Staghound Armoured Car

The Staghound Armoured Car (U.S. T17)

TEMPORARY NOTICE RE: PHOTOS: Due to my closing down my old website (1999-2016 March) and moving the content over to this new web site, I have to reload many of the photos and delete obsolete tables. I am working my way through the website replacing missing photos. Thank you for your patience. 2016-03-14

The Staghound armoured car was designed by the Americans for the British in WWII.  It would have been fairly well suited for the North African desert. It was built by GM and had automatic transmission. It was basically a tank on wheels and had a turret with a 37mm cannon. The cannon was small but of the size the British wanted in those days. Canada used some Staghounds in WWII (Manitoba Dragoons) and post-war.

In 1956-7 the Regular Army recalled the Ferret Scout Cars as they had all been allocated to the Militia (Rservecarmy) and tgecMikitia were then issued with Staghounds. The Ferrets were recalled because the Regular Army realized that they needed the Ferrets for reconnaissance purposes in the Sinai Desert for use with the United Nations Emergency Force (UNEF)

In Canada, a beautifully and perfectly restored Staghound is in a private collection in Edmonton. The Staghoubd that was at CFB Borden went to CFB Petawawa. The Canadian War Museum obtained a Staghound from the late Jaques Littlefield in California with my help. Another Staghound was reported in a big near Ottawa. A complete running one was reported about 1980 to be sitting in a barn in the Fraser Valley, East of Vancouver. My contact said it belonged to a wealthy owner who was travelling. My contact said he had to go into the hospital for an operation, but that he would reveal the owner’s name when he came out. Sadly he did not survive the operation so we never found out who the owner was and it has not been “found”.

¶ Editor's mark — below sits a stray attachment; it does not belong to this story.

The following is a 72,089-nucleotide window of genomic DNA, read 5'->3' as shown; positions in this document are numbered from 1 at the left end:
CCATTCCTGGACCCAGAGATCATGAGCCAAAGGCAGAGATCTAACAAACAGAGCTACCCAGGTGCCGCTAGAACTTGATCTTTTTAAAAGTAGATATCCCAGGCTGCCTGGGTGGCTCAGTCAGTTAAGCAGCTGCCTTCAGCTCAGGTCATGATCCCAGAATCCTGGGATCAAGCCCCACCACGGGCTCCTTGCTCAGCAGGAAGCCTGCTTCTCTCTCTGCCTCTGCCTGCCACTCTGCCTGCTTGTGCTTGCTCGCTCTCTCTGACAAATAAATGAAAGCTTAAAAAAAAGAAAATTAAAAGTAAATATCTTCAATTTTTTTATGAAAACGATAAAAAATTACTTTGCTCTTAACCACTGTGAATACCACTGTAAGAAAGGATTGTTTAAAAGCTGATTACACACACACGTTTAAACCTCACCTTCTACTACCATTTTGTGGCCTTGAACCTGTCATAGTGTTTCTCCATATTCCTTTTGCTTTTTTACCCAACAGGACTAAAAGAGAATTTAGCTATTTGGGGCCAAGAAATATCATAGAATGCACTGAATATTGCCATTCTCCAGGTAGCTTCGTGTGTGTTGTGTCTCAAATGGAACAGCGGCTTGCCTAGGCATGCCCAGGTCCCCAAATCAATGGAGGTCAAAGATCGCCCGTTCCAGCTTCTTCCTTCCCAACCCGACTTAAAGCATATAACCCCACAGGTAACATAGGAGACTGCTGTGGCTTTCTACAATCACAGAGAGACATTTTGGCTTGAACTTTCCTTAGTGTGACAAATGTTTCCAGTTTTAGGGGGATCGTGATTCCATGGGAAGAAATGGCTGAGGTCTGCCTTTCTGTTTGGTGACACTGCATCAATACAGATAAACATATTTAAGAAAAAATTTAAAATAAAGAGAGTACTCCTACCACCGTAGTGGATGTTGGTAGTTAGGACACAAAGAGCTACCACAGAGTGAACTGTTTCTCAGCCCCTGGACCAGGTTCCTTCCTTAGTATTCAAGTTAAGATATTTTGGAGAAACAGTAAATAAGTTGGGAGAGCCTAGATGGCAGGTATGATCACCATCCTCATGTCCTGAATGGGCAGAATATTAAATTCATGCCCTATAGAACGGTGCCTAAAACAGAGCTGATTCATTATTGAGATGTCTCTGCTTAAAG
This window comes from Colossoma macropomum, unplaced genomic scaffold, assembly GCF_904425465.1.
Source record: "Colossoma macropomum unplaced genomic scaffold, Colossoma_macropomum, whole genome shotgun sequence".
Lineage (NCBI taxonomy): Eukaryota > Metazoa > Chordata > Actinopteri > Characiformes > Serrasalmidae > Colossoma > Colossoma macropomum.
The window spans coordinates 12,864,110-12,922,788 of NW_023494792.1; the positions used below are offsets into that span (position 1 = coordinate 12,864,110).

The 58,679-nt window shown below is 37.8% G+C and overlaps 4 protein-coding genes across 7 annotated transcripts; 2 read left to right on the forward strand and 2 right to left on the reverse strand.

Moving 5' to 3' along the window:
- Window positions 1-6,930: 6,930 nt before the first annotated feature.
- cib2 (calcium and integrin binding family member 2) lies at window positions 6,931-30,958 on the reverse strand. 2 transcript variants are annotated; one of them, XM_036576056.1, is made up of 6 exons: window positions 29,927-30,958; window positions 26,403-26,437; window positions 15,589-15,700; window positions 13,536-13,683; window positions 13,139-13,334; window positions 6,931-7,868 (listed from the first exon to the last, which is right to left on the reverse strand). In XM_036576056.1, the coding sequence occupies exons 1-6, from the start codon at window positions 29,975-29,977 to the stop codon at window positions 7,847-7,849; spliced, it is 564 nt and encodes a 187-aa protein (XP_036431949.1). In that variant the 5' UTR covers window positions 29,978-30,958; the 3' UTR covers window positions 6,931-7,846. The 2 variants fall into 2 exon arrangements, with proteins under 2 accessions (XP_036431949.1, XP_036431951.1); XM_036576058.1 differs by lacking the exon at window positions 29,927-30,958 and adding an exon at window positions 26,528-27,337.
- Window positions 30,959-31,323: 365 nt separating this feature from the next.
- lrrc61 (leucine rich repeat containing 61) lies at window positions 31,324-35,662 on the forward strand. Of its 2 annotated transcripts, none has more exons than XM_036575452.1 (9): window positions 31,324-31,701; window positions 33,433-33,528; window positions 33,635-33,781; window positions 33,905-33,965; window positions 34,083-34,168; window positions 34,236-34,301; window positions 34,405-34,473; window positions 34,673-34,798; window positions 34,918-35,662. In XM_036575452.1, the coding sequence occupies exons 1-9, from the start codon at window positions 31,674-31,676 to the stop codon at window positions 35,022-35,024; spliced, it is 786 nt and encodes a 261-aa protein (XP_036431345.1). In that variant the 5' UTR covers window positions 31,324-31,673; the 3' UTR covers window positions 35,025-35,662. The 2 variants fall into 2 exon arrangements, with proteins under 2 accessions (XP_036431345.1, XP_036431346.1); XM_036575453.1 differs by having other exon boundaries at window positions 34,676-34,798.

Collectors live the Staghound because it is basically a tank on wheels, and is thus legal to drive in the road.

Sadly most Canadian Staghound Armoured Cars were dismantled in Burnaby, British Columbia. I was shown a photo of a trainload of Staghounds bound for BC. The wheels and running gear were used to make logging equipment. I saw piles of Staghound wheels reaching the ceiling and other collectors saw hulls that “vanished” overnight. The company would not talk about what happened to them. Most people assume that they were scrapped. Others swear that the hulls and turrets were buried. One chap reporting that he saw fittings on a turret rood poking out if the ground. It is private property so we cannot go digging to find out.